Mr. Meruelo owns a partnership interest in Intervest Financial, LLC via Meruelo Capital Management, LLC (a single-member limited liability company) (hereafter “MCM”). Mr. Meruelo’s portion of Intervest’s 1999 loss was $4,538,844; the losses stemmed from foreign currency transactions. On his 1999 tax return, he claimed the entire loss as a deduction. The return was filed in October 2000. The IRS has not: audited Intervest’s 1999 partnership tax return, notified Intervest of a pending audit of its 1999 partnership tax return, issued a final partnership administrative adjustment (FPAA) to Intervest for 1999.
On October 10, 2003, just before the three-year statute of limitations expired, the IRS issued a Notice-of-Deficiency (NOD) to the Meruelo’s. The NOD indicated that the IRS disallowed their Intervest loss because of sections 465 and 704(d). Section 465 limits losses to amounts at-risk. Section 704(d) limits partnership losses to a partner’s basis. But these sections are not at issue here.
The Meruelos motion the Court to dismiss this case for lack of jurisdiction on two grounds. First, they argue that the NOD is invalid because the deficiency is related to an affected item of Intervest. As such, the IRS is required to either issue a notice of FPAA or accept Intervest’s 1999 as filed, neither of which had been done. Second, the Meruelos argue in the alternative that the items in the NOD are not in fact affected items.
Limited Jurisdiction and Affected Item
The Tax Court “is a court of limited jurisdiction. Whether [the Court] has jurisdiction over the subject matter of a dispute is an issue that either party may raise at any time. Here… jurisdiction rests on finding that the NOD issues to [the Meruelos] was valid and that [their] petition to this Court was timely.”
Fortunately, the Court defines “affected item” before moving on to its analysis. There is no sense paraphrasing the Court here.
The term “partnership items” includes any item of income, gain, loss, deduction, or credit that the Secretary has determined is more appropriately determined at the partnership level than at the partner level. See sec. 6231(a)(3); sec. 301.6231(a)(3)-1(a), Proced. & Admin. Regs. The term does not include an “affected item”, defined by statute as any item to the extent the item is affected by a partnership item. See sec. 6231(a)(5); Adkison v. Commissioner, 129 T.C. 97, 102 (2007).
Affected items are of two types. The first type is a computational adjustment made to a partner’s tax liability to reflect adjustments to partnership items. See sec. 6231(a)(6). When partnership-level proceedings are complete, the Commissioner may assess computational adjustments against a partner without issuing a notice of deficiency. See secs. 6225(a), 6230(a)(1); N.C.F. Energy Partners v. Commissioner, 89 T.C. 741, 743-744 (1987).
The second type of affected item requires a partner-level determination; it is an adjustment to a partner’s tax liability (other than to reflect a penalty, addition to tax, or additional amount relating to an adjustment to a partnership item) to reflect the proper treatment of a partnership item that is dependent upon factual determinations to be made at the partner level. See sec. 6230(a)(2)(A)(i); Domulewicz v. Commissioner, supra at 22-24.
The normal deficiency procedures apply to affected items that require partner-level determinations (other than penalties, additions to tax, and additional amounts that relate to adjustments to partnership items). See sec. 6230(a)(2)(A)(i). These procedures require the timely issuance of an NOD as a precondition to the Commissioner’s assessment of a deficiency or accuracy-related penalty related to affected items. A valid NOD requires that any partnership-level proceeding involving the related partnership be complete. See sec. 6225(a); GAF Corp. v. Commissioner, supra at 528; Maxwell v. Commissioner, supra at 788.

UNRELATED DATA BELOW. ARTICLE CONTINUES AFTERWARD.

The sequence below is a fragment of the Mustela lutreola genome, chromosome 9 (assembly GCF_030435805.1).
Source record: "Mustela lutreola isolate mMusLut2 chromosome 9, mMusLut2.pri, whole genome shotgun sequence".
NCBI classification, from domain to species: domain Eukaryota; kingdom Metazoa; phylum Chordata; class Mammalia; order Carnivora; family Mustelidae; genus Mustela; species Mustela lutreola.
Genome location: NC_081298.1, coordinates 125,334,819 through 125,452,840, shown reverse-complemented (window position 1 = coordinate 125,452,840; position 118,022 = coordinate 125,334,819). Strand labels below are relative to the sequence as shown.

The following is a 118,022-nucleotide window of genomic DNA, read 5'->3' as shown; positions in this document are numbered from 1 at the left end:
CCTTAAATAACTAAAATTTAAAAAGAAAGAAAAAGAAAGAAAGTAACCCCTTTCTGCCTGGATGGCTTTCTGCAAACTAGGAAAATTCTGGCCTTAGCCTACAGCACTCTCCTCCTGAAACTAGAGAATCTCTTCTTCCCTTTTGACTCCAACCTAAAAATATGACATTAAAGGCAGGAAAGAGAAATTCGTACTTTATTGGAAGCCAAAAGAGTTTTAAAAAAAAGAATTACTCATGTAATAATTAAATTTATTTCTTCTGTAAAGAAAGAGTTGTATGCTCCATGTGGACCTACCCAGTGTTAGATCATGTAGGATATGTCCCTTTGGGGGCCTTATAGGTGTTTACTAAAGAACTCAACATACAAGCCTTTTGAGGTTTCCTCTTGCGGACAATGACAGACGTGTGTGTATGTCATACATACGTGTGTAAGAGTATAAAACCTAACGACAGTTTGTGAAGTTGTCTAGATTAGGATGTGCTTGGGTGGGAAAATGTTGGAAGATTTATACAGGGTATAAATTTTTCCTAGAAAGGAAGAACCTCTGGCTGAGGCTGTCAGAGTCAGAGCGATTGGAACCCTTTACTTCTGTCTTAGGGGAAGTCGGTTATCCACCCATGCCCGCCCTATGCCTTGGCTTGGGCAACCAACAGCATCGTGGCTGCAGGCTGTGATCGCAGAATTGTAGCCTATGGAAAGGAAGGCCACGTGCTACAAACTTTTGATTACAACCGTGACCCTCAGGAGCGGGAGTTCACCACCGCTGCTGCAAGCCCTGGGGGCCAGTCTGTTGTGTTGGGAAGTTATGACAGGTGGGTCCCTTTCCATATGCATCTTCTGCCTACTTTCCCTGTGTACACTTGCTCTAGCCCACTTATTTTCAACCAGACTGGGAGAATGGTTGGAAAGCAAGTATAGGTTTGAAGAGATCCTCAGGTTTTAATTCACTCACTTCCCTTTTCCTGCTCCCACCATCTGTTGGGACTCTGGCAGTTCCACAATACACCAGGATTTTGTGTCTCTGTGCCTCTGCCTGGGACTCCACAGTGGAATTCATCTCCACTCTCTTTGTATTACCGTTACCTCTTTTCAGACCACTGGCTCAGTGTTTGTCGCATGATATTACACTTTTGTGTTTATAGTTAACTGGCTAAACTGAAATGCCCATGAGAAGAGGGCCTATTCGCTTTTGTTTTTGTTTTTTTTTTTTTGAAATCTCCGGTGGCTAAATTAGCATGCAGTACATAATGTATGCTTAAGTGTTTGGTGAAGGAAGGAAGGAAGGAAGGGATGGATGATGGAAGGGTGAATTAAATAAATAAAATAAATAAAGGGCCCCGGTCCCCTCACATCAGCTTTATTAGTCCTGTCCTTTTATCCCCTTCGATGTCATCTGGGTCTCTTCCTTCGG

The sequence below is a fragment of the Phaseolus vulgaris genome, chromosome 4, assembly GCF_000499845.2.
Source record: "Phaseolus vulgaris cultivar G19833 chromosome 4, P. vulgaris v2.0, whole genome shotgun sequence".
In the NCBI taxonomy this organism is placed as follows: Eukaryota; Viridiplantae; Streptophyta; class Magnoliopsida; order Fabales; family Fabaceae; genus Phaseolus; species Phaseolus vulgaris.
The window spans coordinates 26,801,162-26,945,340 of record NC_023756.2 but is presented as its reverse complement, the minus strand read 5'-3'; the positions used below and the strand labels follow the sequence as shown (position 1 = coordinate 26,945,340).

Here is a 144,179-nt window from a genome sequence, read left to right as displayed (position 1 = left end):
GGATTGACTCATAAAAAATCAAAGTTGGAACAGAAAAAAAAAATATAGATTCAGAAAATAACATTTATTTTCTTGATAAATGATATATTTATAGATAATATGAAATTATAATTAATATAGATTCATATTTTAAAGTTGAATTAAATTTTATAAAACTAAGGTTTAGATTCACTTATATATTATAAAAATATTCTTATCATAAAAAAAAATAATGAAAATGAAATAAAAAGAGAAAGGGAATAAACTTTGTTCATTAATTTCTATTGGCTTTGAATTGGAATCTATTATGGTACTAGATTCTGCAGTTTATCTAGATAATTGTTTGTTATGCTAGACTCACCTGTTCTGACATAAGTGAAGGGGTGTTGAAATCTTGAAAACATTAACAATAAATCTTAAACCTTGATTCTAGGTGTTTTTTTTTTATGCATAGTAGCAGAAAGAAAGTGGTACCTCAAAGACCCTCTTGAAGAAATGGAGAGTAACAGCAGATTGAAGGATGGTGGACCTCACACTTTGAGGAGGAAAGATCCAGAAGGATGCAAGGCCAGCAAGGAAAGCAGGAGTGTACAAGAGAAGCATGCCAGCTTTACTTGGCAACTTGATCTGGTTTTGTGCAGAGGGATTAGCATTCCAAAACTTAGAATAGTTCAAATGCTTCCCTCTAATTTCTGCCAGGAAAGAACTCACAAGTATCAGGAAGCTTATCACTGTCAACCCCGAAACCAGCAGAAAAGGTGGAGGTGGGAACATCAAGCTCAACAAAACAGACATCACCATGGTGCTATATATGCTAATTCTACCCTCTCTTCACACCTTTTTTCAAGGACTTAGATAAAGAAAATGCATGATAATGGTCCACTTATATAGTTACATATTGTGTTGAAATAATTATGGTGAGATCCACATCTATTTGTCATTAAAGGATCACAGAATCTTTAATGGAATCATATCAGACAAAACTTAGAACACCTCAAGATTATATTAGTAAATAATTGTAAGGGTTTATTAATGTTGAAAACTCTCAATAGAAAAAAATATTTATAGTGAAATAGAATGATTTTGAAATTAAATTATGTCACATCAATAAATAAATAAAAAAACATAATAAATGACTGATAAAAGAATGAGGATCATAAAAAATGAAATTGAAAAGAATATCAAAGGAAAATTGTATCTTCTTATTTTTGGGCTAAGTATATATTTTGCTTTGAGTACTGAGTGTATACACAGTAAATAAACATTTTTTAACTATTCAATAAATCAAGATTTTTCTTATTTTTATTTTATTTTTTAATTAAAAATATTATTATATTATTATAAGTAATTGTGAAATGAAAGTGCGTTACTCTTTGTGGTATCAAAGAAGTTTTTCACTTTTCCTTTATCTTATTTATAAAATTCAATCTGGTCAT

When an FPAA is issued to the partnership and a partnership-level proceeding as to the FPAA is properly brought in this Court, the partnership-level proceeding is complete when our decision becomes final. See sec. 6225(a)(2). When the Commissioner opts not to begin a partnership-level proceeding or issue an FPAA within the normal period of limitations, the partnership-level proceeding is considered complete when the Commissioner accepts the partnership’s return as filed. See Roberts v. Commissioner, 94 T.C. 853, 860-861 (1990). Whether the Commissioner has accepted a partnership return as filed is a question of fact that turns in part on a finding of whether the Commissioner opted to allow the normal period of limitations to expire without beginning a partnership-level proceeding. See id.
Tax Court’s Analysis
The Tax Court dismisses the Meruelo’s motion. In addressing their first argument, the Court points out that the IRS concedes it may no longer adjust Intervest’s partnership items because the normal statute of limitations has expired. Accordingly, the restriction to complete partnership-level proceedings under section 6225(a) prior to issuing an NOD is lifted. As such, the NOD is valid.
The Meruelos argued in the alternative that their items were not affected items. Of course they were. A partner’s basis and amounts at risk are necessarily partner-level determinations; the second type of affected items. Therefore, their alternative argument also fails.
The Court takes note that while the NOD was issued to MCM, Mr. Mereulo placed no weight on this fact in his argument; he attacked only the IRS’s proceedings, or lack thereof, with Intervest. I am not sure what, if any, difference this would make.
Lastly, Mr. Mereulo’s alternative argument is just silly (silly is a term of art in Tax Law). Perhaps they did not understand “affected items.”